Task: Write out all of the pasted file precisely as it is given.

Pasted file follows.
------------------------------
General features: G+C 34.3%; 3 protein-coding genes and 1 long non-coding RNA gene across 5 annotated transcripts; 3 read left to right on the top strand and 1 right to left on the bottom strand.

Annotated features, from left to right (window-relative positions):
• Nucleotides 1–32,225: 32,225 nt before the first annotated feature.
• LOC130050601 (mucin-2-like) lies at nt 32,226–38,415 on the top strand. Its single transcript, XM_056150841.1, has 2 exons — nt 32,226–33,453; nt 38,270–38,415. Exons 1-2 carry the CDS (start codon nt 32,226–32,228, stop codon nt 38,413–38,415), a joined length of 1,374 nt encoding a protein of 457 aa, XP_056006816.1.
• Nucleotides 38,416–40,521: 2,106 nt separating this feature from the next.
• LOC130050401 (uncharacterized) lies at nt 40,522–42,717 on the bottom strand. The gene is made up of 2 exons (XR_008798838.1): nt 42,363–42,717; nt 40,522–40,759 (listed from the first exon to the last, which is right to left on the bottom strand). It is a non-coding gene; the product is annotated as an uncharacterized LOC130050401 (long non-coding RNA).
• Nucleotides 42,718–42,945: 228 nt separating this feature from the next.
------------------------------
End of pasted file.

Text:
General features: G+C 34.3%; 3 protein-coding genes and 1 long non-coding RNA gene across 5 annotated transcripts; 3 read left to right on the top strand and 1 right to left on the bottom strand.

Annotated features, from left to right (window-relative positions):
• Nucleotides 1–32,225: 32,225 nt before the first annotated feature.
• LOC130050601 (mucin-2-like) lies at nt 32,226–38,415 on the top strand. Its single transcript, XM_056150841.1, has 2 exons — nt 32,226–33,453; nt 38,270–38,415. Exons 1-2 carry the CDS (start codon nt 32,226–32,228, stop codon nt 38,413–38,415), a joined length of 1,374 nt encoding a protein of 457 aa, XP_056006816.1.
• Nucleotides 38,416–40,521: 2,106 nt separating this feature from the next.
• LOC130050401 (uncharacterized) lies at nt 40,522–42,717 on the bottom strand. The gene is made up of 2 exons (XR_008798838.1): nt 42,363–42,717; nt 40,522–40,759 (listed from the first exon to the last, which is right to left on the bottom strand). It is a non-coding gene; the product is annotated as an uncharacterized LOC130050401 (long non-coding RNA).
• Nucleotides 42,718–42,945: 228 nt separating this feature from the next.